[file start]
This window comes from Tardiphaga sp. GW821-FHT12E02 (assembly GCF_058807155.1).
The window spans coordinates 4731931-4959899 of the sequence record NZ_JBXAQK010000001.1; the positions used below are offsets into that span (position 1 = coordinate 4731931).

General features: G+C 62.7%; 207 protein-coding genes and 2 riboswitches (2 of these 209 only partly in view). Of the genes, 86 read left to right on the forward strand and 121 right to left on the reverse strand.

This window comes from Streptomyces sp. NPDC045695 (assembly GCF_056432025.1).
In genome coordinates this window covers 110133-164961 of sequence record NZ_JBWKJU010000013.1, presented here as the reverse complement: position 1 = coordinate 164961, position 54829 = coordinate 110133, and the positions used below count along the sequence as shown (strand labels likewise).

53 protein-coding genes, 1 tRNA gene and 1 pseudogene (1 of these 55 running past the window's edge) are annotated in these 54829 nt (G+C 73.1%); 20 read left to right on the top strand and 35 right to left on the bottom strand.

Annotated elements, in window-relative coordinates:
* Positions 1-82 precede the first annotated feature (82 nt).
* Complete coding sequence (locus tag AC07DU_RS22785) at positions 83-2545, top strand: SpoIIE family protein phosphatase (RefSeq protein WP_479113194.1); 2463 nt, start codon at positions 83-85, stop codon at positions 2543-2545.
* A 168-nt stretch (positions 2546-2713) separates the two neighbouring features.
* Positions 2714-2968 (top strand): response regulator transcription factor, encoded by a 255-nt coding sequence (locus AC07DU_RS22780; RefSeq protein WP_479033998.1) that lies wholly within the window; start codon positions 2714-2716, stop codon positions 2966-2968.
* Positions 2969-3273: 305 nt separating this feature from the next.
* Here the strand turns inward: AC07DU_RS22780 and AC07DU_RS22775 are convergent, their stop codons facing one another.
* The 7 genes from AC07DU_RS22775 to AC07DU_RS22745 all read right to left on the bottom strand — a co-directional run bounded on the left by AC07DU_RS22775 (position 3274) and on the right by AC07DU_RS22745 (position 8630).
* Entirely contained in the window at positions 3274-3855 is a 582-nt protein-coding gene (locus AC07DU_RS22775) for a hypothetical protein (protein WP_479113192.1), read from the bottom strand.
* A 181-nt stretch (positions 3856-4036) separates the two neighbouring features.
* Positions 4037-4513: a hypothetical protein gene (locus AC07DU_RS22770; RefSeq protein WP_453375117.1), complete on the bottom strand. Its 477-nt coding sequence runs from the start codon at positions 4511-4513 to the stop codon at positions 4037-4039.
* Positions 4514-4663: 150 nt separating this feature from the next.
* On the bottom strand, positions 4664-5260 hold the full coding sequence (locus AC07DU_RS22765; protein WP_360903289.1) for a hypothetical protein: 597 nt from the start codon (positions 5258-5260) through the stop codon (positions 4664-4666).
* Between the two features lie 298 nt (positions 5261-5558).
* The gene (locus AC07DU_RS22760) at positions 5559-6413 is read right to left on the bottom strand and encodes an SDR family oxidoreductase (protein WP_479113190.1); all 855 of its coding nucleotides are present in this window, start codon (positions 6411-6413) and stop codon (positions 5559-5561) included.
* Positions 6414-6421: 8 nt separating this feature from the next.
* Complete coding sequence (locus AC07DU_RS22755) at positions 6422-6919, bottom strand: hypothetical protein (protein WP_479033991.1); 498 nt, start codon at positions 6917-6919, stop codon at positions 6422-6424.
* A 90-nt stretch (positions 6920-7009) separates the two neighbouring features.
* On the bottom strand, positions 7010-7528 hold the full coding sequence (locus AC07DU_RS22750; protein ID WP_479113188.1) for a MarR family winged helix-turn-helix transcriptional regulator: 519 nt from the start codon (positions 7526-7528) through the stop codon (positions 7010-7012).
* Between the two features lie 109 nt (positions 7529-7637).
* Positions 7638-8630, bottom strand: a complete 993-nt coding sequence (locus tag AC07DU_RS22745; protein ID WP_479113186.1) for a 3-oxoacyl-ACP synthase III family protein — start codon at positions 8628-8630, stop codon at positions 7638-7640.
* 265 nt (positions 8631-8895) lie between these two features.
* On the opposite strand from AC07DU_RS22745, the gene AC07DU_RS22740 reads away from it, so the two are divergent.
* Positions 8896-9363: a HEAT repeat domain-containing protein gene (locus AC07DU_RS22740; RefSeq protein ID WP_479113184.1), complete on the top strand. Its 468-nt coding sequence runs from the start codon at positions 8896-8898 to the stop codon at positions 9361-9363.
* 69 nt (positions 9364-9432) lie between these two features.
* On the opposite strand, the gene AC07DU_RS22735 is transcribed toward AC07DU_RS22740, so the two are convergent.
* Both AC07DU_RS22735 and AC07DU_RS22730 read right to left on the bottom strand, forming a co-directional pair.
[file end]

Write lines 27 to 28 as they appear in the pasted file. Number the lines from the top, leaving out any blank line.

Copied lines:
* Positions 7638-8630, bottom strand: a complete 993-nt coding sequence (locus tag AC07DU_RS22745; protein ID WP_479113186.1) for a 3-oxoacyl-ACP synthase III family protein — start codon at positions 8628-8630, stop codon at positions 7638-7640.
* 265 nt (positions 8631-8895) lie between these two features.